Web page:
Want to do the Hanson Marathon Method Without Speedwork?

I’ve had some people inquire lately for info on trying to run the Hansons Marathon Method without speed or tempo work (which I’ll refer to hereafter as just speedwork).

First of all, the Hansons did write a plan into the 2nd edition of their book which they called Just Finish. It’s a beginner’s version of their plan, without speedwork.

However, there’s a substantial issue with that plan: It’s clearly just a lightweight version of the other plans. There doesn’t appear to be any real adjustment for the loss of speedwork. The total volume of the plan is far too short on mileage volume to adequately prepare a runner for the marathon. The average mileage is about 30-40 miles, which wouldn’t be so bad except there’s no speedwork to make up for that shortfall.

The less speedwork you do in a training plan, the more important regular and long aerobic runs, plus a large training volume, becomes. The effectiveness of the medium aerobic Hanson weekday runs and 16 mile max long run is logistically contingent on you completing a speedwork session and extended tempo run during the week.

Still, people like the scheduling, run frequency, and the spread of the Hanson plan, though understandably prefer to avoid the lengthy, demanding speedwork and pace sessions.

Is there a way to follow some variation of the plan without speedwork, in more robust fashion than following the lightweight Just Finish plan, without totally undermining the plan?

First of all, yes, or else I wouldn’t be writing this. Secondly, the Hansons Marathon Method of course is their trademark, and any fundamental change to their general plan basically makes it another plan. Plus, much of what I will outline fundamentally disagrees with their Method.

I also assume those reading this have purchased and read the Hansons’ book. If you’re considering a plan like this and haven’t bought and read a copy of the book, you absolutely should. I realize you might change your mind and do their original plan with speedwork anyway! Stranger things have happened.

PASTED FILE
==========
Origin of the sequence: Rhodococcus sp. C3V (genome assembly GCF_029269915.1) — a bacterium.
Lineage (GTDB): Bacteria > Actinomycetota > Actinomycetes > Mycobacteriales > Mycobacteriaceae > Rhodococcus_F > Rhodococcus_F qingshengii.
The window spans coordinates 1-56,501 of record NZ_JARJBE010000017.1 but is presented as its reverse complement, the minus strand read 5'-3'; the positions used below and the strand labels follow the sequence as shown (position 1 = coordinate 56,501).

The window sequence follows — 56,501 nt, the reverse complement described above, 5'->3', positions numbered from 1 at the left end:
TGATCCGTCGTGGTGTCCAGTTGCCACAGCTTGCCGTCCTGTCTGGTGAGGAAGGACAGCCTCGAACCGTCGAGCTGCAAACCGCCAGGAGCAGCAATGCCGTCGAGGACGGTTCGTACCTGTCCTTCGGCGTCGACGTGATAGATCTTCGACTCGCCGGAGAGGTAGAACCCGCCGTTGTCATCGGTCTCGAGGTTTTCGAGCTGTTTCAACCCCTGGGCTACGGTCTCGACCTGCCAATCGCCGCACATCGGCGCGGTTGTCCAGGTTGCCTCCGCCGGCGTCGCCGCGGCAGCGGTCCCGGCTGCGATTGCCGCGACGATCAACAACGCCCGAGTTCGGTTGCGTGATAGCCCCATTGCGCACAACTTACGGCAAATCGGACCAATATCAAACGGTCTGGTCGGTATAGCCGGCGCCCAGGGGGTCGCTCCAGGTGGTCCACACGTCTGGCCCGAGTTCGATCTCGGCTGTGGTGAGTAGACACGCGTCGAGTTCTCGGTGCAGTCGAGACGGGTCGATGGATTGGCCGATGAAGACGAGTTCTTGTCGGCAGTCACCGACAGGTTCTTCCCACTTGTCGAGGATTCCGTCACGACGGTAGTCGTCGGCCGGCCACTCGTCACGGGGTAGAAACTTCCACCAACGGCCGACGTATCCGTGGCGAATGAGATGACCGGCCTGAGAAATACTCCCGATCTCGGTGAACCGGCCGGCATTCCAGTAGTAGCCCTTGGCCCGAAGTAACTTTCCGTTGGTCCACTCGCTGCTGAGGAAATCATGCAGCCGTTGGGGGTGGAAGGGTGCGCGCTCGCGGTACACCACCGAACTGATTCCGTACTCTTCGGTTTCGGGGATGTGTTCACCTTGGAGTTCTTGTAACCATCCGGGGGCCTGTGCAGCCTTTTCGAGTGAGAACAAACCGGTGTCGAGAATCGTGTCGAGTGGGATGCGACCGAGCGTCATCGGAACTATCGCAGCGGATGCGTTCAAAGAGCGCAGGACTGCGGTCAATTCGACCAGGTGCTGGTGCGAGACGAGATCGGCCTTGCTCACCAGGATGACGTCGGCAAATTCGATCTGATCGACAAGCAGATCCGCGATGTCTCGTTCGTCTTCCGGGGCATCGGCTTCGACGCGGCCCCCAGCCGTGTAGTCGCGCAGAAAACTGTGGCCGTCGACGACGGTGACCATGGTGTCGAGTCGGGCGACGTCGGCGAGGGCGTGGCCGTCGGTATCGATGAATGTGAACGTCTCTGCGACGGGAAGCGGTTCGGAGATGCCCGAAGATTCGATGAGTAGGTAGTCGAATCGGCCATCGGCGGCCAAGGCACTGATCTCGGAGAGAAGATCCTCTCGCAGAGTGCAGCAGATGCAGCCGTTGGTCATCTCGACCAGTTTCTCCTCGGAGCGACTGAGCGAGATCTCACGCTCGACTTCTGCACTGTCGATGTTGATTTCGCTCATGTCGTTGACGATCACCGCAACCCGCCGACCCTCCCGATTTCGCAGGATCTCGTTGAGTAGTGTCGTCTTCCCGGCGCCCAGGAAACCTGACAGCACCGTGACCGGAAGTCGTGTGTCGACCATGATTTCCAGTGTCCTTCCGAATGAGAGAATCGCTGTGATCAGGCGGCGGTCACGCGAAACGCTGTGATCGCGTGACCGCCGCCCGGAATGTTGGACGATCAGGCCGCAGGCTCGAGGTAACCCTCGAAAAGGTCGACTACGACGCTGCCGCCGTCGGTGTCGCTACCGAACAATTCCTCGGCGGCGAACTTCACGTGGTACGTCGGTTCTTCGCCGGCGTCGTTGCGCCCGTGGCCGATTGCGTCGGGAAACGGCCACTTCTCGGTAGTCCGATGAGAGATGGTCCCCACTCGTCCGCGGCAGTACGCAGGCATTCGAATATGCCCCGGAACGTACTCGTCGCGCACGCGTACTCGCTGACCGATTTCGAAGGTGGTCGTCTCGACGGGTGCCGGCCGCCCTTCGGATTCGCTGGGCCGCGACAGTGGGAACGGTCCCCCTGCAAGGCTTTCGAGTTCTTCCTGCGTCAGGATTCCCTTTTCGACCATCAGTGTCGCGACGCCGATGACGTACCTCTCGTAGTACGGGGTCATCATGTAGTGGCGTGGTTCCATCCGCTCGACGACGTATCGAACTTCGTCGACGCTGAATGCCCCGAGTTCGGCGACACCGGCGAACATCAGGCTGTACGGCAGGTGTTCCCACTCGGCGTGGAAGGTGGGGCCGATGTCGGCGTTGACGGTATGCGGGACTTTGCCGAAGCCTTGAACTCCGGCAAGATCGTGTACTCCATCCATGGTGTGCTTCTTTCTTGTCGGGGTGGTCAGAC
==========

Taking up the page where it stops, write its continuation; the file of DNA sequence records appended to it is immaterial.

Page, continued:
Still, I’m going to go into detail on a modified plan in that style with no undesired speedwork, keying on what adjustments must be made.

Before doing that, I want to point out that the Hansons and Luke Humphrey released a book on a revised version of the plan directed at first-time marathoners, Hansons First Marathon. Humphrey and the Hansons actully make various adjustments to the format of the general plan, which I won’t get into right now (though one key change is some pace workouts are moved to Sunday and made longer, in lieu of a long run).

But Hansons First is mostly the same plan, they wrote multiple plans for a variety of experience levels… and here’s the secret: You don’t necessarily have to be a brand new marathon runner to use them. Honestly, anyone can follow the Hansons First plans no matter how many marathons they’ve run. The value, again, is that these plans are modified from the main Hansons Marathon Method. It may be a softer landing for those who want to do Hanson but found the original Method a bit too daunting.

However, of course, the Hansons First plans still ask for speedwork. And we’re here to discuss how to modify the original Method for no-speedwork, while still preparing you to run a marathon… without burning you out or demanding too much time.

A few key notes:

To start, the long run has to be longer in duration. The 2.5 hour max long run was contingent on the volume run during the week, and that volume factors in the speedwork and pace work you don’t want to do. They implicate that fatigue from the earlier workouts is a key reason to cap the long run at 150 minutes or 16 miles. The Hansons like many cite the risk of damage outweighing the benefit of running beyond 150 minutes, in why they cap the long run.

But a)¬†without speedwork you won’t have as much cumulative fatigue before the long run, allowing you more energy for the long run, b) many plans ask far more than 2.5 hours or 16 miles on long runs, and most of its runners benefit without undue injury, and c) most importantly… everyone on marathon day has to run the 26.22 mile distance.

It doesn’t matter if your body experiences diminishing returns on long runs after 16 miles or 2.5 hours. Everyone must cover the same distance on race day. It may not be feasible to find adrenaline or momentum on race day to cover an additional 10 miles you’re not trained to run.

The obvious risk is that if you just add mileage or time to the long run, you outright turn this plan into something other than the Hanson Method. Our goal is to create a modified plan that fits the Hansons framework as best as possible.